Since the implementation of the London hard fork, EIP-1559 in August, the Ethereum network has burned over 1 million Ether ($ETH), or at current prices equivalent to around $4.7 billion.
The burning of $ETH means that the token has been intentionally removed from circulation by being sent to an unusable address or a burn/eater address, where it cannot be accessed by anyone and is essentially “burned” forever. As part of the EIP-1559 protocol, the Ethereum fee market was modified to limit gas fees and introduced the burn fee which takes a portion of transactions fees on the blockchain out of circulation.
Now, what projects are burning Ethereum? If you look at the handy graphic from CryptoRank, we can see the top 10 Ethereum burners.
This token burn is actually a good thing for the ecosystem because it is artificially depressing the supply of Ethereum. Basic economics tells us that with the same demand for Ethereum and less supply, the price of $ETH should go up. But, the real question is whether Ethereum is deflationary yet, or in other words, more $ETH being burnt than created, which will really drive the price of $ETH?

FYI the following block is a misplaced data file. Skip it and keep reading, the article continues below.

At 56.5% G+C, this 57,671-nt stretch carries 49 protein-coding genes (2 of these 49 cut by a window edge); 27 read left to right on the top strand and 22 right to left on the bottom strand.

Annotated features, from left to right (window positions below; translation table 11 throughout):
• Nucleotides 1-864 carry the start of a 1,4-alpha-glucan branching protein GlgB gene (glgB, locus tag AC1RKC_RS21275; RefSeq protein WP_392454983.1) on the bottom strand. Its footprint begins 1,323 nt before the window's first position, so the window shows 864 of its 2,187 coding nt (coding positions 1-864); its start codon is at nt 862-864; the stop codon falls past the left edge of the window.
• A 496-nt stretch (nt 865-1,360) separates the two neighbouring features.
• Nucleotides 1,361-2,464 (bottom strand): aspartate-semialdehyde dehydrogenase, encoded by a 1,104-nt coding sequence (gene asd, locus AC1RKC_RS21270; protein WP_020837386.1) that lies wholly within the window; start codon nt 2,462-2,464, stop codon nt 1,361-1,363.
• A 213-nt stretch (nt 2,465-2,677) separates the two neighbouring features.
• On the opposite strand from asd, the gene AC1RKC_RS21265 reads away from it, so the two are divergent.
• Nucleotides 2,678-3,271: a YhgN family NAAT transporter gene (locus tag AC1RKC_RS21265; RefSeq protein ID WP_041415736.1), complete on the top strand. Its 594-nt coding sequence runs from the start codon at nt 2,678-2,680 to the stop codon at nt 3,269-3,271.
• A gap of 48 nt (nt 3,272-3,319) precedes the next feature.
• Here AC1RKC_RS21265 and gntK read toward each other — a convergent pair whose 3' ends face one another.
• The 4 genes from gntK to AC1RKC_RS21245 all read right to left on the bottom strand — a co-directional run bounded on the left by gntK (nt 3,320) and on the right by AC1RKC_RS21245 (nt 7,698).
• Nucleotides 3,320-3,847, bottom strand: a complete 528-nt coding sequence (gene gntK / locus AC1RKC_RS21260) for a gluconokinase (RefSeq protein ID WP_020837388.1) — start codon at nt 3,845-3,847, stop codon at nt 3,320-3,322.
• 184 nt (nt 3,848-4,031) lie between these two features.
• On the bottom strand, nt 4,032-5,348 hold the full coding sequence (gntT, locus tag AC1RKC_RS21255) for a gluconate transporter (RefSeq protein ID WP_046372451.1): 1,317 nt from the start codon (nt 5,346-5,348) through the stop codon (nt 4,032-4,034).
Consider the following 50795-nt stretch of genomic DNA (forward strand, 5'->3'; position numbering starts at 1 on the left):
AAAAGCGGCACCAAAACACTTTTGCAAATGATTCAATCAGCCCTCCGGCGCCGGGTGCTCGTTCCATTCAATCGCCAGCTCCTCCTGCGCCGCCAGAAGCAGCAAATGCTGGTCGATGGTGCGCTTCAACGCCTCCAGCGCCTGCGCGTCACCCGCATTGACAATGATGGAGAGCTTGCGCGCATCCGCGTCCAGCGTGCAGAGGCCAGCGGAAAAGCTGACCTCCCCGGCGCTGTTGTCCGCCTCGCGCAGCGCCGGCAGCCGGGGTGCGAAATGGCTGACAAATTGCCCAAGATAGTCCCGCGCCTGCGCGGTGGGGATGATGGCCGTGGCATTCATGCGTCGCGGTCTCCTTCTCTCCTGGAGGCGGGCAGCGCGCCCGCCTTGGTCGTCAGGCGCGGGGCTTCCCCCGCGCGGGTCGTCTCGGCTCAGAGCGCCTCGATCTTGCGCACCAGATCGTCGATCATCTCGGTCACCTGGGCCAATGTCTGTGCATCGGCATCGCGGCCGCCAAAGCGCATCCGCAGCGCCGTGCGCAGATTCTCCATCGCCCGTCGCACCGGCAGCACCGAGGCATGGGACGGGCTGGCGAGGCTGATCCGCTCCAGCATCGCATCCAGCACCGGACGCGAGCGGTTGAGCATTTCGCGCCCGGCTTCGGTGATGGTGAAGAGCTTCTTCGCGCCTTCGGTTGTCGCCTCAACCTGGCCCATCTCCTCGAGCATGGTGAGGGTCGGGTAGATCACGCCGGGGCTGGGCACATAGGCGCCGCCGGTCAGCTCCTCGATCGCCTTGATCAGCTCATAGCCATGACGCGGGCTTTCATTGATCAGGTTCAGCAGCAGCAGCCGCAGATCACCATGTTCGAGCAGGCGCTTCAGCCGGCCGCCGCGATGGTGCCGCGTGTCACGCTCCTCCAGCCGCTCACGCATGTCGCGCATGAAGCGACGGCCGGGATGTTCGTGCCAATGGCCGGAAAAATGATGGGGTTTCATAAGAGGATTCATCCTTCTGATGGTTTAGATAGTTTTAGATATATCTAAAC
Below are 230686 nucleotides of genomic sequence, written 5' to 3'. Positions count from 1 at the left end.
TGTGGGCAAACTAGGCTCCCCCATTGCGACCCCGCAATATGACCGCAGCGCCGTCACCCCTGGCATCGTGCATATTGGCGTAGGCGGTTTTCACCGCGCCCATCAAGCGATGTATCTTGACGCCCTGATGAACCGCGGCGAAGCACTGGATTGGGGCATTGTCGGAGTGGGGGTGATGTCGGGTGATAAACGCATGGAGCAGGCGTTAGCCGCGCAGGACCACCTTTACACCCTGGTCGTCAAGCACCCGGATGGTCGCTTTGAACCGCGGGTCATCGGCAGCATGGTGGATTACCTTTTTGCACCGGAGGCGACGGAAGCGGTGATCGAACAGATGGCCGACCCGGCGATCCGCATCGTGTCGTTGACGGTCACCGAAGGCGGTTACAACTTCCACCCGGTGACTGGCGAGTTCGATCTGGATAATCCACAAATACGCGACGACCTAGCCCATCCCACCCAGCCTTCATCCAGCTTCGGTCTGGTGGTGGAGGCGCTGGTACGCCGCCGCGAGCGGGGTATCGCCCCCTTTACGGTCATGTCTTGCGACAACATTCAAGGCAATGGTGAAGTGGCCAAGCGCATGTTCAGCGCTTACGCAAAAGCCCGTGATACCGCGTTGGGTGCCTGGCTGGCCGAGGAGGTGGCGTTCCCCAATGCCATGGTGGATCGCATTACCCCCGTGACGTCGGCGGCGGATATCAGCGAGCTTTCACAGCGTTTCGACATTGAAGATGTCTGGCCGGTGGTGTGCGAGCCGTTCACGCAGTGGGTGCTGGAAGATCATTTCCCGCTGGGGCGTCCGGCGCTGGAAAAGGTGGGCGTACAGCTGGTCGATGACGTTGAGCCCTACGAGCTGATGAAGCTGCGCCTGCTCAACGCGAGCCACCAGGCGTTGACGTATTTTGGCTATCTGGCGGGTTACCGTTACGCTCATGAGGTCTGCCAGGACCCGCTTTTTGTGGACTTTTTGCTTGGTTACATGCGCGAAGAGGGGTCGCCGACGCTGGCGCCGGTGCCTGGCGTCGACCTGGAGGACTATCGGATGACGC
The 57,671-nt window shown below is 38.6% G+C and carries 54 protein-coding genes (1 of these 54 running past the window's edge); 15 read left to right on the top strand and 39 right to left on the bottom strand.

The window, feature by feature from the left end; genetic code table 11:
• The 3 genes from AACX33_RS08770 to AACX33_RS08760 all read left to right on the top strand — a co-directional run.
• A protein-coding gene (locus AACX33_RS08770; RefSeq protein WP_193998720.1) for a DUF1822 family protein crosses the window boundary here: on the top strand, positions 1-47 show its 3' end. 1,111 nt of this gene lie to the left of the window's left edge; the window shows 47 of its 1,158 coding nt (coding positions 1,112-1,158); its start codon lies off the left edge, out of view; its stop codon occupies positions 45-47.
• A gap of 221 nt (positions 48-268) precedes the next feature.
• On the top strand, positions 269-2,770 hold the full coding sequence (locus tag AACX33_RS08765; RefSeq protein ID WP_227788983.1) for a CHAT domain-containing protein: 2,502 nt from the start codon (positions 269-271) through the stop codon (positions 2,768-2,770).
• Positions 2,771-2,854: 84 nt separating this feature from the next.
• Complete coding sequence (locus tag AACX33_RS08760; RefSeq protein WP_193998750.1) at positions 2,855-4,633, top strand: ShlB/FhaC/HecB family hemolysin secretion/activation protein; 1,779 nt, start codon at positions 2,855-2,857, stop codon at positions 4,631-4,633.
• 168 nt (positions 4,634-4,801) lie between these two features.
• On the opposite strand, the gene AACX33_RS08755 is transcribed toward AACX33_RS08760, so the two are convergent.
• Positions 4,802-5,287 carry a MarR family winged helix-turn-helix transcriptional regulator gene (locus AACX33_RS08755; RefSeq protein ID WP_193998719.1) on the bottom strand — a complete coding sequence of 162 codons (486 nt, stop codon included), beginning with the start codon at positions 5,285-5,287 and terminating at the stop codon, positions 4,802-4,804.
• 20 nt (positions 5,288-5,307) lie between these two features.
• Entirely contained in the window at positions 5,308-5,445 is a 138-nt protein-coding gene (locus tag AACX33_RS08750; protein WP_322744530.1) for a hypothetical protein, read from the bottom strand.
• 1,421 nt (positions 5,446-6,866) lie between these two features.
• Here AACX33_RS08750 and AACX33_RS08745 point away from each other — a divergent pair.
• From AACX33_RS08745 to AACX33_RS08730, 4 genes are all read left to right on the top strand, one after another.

At current rates, around 4 million $ETH is burned every year. However, the blockchain currently emits about 5.4 million $ETH per year. Therefore, the Ethereum network is still inflationary on a net basis.
However, fear not because once the Ethereum 2.0 upgrade goes live, Ethereum will officially be a deflationary asset. This is because the upgrade includes a network transition from a proof-of-work consensus to a proof-of-stake consensus, where the staking rewards will be far lower than mining rewards. As a result, the blockchain’s emission rate will be below its burn rate, thereby creating a deflationary ecosystem.